Writing Effective Emails

This post covers ways in which you can write an effective email. Good writing is not just required for fiction or novels, it is required in day to day life and work, so the better you are at effective writing then the easier your life can be. These guidelines can be used in any business whether creative, arts, science or finance, but obviously you will need to make amends depending on exactly what you require from your email and the situation.

Remember that people are busy, goal-driven and generally tend to skim over details or long sections of writing. So the first thing you should consider when writing an email is: What exactly do you want to get from the email and this should be the primary focus.

  1. If you have actions then put them first (after saying hello of course):
    1. Do not put your required actions at the end. The first thing that meets the eye of the read is the subject line and the first few lines of the email – so put your actions first.
  2. Keep it short and to the point:
    1. As mentioned people are goal-driven so don’t write long emails. You are not writing a novel or short story in your work emails so keep them as short as possible. If more detail is required then consider attaching it in a document or linking to a shared doc online.
  3. Lead in your emails:
    1. This is very important – often I see emails that are vague or unintentionally asking to be led. So lead in your work and lead in your emails. For example, a while back I had a discussion with a project manager about some tasks I needed doing and the email I got back after the discussion from him was (in summary) I am not exactly sure what to do. Do not do this, lead on your tasks and even if you are uncertain, at least drive them forward. What would have been better is for him to write – This is what I am planning to do next (with a list of actions), please confirm if you wish any changes?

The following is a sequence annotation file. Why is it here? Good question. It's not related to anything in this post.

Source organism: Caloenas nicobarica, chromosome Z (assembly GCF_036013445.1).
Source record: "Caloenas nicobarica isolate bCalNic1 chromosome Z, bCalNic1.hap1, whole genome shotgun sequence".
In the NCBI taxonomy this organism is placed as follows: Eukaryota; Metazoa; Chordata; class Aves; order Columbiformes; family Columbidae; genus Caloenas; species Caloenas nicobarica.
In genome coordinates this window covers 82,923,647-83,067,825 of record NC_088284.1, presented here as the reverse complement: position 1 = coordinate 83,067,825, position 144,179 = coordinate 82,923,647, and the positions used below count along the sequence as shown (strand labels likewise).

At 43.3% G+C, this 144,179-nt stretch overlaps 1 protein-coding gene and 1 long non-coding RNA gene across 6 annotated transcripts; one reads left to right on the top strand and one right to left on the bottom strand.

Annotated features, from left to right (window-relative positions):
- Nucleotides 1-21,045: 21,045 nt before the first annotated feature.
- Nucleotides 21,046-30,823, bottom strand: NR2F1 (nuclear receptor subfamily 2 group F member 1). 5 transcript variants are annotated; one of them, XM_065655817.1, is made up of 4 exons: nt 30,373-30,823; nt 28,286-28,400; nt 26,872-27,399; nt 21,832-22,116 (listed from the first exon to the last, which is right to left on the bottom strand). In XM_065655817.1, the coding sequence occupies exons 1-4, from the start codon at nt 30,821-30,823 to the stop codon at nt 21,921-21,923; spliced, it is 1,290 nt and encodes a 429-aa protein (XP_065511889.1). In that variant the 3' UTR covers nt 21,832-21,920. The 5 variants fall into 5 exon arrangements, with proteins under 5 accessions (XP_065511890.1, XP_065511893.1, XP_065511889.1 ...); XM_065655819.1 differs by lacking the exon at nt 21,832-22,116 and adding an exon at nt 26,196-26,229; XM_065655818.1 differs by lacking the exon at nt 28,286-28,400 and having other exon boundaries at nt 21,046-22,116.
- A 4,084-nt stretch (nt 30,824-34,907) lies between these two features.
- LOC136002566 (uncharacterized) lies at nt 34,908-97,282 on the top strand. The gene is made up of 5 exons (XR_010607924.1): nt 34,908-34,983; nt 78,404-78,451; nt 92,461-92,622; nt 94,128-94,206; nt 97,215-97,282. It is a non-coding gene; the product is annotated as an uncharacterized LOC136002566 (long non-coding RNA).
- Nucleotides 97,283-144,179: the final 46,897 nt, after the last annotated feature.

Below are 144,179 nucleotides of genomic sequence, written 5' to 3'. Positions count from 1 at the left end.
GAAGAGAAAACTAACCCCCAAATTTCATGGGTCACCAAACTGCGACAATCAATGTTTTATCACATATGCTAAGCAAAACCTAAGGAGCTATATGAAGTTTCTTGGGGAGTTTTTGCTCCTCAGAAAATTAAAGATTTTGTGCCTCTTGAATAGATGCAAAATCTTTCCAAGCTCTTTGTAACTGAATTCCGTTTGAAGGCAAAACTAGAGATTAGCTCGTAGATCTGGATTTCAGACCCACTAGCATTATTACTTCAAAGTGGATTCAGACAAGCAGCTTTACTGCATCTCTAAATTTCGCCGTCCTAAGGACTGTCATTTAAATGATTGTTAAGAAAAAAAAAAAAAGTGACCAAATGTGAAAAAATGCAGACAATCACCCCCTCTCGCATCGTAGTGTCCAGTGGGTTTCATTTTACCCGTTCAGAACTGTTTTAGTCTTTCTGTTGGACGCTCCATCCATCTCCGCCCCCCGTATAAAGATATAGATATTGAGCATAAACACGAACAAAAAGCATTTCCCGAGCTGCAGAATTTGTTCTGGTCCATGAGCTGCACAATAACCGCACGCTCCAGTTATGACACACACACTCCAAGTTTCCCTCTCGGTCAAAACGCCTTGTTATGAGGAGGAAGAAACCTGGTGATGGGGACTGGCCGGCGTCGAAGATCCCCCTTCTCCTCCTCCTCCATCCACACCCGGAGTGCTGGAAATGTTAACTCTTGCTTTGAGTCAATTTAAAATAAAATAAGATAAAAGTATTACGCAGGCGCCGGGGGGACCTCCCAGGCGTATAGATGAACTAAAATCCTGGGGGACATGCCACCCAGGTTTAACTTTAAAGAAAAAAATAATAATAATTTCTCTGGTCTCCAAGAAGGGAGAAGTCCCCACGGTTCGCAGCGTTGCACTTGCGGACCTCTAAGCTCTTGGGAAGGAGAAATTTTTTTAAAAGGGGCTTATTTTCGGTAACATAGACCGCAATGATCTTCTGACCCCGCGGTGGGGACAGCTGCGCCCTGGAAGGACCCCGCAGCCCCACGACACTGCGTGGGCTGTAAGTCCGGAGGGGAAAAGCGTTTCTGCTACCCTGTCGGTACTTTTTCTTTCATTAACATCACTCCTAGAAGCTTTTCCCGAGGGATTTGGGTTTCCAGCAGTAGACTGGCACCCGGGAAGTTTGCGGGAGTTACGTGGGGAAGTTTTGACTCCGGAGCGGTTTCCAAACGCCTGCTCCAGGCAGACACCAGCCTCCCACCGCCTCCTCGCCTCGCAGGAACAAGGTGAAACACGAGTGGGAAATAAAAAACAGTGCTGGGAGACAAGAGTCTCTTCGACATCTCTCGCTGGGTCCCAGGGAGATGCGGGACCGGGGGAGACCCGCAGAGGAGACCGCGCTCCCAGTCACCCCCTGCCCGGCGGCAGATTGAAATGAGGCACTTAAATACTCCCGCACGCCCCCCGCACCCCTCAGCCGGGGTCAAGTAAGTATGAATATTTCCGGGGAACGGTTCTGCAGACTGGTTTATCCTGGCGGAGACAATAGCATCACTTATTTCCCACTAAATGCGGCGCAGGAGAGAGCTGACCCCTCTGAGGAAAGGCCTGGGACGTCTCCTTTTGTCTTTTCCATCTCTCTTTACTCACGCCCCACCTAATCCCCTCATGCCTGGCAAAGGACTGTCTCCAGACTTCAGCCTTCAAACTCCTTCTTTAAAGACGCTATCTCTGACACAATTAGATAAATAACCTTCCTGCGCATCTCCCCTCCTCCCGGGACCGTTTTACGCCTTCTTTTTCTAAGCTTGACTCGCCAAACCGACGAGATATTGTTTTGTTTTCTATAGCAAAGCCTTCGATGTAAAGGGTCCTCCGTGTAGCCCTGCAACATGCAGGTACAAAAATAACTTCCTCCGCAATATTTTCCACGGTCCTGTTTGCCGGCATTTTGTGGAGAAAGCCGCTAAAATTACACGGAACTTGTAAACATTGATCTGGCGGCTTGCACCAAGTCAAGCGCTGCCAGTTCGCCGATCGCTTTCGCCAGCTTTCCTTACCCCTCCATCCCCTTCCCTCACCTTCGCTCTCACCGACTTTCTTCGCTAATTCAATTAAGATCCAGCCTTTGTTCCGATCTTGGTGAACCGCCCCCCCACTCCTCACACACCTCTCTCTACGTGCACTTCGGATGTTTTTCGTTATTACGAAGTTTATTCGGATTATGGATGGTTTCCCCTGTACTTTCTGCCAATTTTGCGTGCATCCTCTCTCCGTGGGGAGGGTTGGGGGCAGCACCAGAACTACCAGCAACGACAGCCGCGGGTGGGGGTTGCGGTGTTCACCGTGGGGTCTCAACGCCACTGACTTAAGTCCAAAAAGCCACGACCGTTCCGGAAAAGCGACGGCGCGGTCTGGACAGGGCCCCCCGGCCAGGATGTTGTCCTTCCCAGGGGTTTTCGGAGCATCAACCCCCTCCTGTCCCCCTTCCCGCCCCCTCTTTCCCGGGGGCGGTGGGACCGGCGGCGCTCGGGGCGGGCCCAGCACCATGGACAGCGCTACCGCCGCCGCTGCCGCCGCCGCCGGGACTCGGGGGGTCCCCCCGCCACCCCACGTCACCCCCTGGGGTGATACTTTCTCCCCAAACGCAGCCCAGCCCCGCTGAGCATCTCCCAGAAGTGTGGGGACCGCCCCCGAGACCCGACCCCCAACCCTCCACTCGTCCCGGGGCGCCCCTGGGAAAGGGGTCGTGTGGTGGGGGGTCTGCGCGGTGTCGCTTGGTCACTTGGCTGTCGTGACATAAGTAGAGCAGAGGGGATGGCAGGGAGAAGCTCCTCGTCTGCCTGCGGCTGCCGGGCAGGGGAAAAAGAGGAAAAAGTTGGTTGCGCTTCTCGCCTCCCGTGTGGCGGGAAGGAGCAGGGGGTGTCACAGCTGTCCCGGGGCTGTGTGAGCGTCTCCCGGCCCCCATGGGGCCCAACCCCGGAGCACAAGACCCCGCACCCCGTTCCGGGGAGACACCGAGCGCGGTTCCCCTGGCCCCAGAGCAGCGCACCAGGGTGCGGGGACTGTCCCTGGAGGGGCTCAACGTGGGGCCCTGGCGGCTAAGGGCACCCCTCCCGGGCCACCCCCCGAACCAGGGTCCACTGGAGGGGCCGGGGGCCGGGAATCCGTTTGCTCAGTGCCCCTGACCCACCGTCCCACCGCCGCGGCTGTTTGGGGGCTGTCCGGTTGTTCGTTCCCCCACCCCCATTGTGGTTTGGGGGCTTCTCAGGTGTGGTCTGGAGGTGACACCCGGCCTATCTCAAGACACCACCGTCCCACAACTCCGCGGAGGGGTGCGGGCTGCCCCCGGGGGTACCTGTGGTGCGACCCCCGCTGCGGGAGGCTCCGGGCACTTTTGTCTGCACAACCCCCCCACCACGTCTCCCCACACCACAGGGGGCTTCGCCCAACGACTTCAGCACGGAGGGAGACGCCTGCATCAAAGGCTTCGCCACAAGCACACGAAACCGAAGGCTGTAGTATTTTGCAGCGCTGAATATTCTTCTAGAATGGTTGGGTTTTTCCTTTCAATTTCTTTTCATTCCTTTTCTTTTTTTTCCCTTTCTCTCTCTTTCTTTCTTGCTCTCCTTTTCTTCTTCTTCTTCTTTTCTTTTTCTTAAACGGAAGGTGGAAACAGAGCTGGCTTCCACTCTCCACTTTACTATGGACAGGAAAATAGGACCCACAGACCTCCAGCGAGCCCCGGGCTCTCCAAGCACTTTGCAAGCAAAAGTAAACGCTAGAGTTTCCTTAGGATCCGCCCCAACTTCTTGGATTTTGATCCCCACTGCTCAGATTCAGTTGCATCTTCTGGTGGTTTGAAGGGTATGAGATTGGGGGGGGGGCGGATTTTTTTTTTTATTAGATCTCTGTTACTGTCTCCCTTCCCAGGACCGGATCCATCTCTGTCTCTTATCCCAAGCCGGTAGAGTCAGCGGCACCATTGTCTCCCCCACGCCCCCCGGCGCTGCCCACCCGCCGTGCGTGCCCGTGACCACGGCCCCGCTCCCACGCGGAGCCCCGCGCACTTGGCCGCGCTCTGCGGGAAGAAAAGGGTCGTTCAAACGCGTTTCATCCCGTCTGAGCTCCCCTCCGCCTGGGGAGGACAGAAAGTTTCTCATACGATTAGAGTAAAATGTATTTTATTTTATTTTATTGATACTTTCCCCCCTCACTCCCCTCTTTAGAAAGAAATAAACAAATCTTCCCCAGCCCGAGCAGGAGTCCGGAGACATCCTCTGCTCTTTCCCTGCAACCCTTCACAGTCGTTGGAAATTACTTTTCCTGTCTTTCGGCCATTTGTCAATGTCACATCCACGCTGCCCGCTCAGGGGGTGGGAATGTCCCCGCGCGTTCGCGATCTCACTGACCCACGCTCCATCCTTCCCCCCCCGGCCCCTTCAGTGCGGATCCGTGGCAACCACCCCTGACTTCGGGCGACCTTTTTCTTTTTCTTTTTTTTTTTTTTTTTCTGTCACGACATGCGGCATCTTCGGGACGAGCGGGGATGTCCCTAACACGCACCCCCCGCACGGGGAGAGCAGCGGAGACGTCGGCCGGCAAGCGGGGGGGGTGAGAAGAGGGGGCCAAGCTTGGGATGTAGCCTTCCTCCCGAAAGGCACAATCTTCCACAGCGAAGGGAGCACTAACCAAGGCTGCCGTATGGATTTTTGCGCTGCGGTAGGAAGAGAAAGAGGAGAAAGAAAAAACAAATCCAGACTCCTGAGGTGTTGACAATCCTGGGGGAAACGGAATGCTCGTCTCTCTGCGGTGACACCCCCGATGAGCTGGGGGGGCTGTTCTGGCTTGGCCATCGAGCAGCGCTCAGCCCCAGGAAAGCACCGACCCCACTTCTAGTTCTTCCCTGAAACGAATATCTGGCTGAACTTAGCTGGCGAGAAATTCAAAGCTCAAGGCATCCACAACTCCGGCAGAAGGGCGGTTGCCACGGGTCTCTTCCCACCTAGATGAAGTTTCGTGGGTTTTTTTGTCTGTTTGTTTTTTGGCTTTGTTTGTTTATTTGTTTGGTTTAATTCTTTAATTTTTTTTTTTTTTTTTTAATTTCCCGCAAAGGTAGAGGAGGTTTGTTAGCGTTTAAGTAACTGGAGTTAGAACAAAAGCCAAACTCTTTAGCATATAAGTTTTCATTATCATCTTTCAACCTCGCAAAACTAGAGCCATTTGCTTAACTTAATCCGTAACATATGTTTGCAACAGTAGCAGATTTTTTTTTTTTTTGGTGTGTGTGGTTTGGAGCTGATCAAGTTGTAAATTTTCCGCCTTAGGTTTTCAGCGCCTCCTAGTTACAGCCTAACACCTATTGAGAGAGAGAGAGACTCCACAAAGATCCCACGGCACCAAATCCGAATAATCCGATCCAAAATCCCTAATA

2. Another Example: It would be great to catch up if you’re free sometime next week? Instead, lead on the discussion: Are you free to catch up next Monday or Tuesday at around 12 pm? If not please let me know the best times you can make?
  4. Write an Engaging Subject:
    1. If you put Actions for the week as the subject line this is okay – but if you put Great new Features for the week this sounds way more engaging and hopefully will draw more attention, so think of the positives and write a subject line in an engaging way.
  5. Keep Positive:
    1. People don’t like reading negativity so keep it positive and this helps create a better working environment, pushes motivation, and creates a better connection with you and the recipient. You may need to be careful here that you don’t come across as crass, but you should be able to judge what a good balance is in your emails.
  6. Grammar and Spell Check:
    1. If available in the settings, turn on auto spell check before sending an email. Also tools such a Grammarly have become really good at spell and grammar checking so consider installing them into your browser or email client so your emails always get checked for grammar/spelling before sending.
  7. Listen:
    1. Last, but certainly not least – Remember to listen and take in what other people are saying. We can often get stuck in auto-pilot, but take a few moments before replying to an email to make sure you have understood what you need to say or what is in the email you are replying to.

Finally, these are guidelines and not set in stone, so write the email for the person you are sending to. There may be subtle or big changes in how you send your emails depending on the person and situation and this are something that you yourself will know.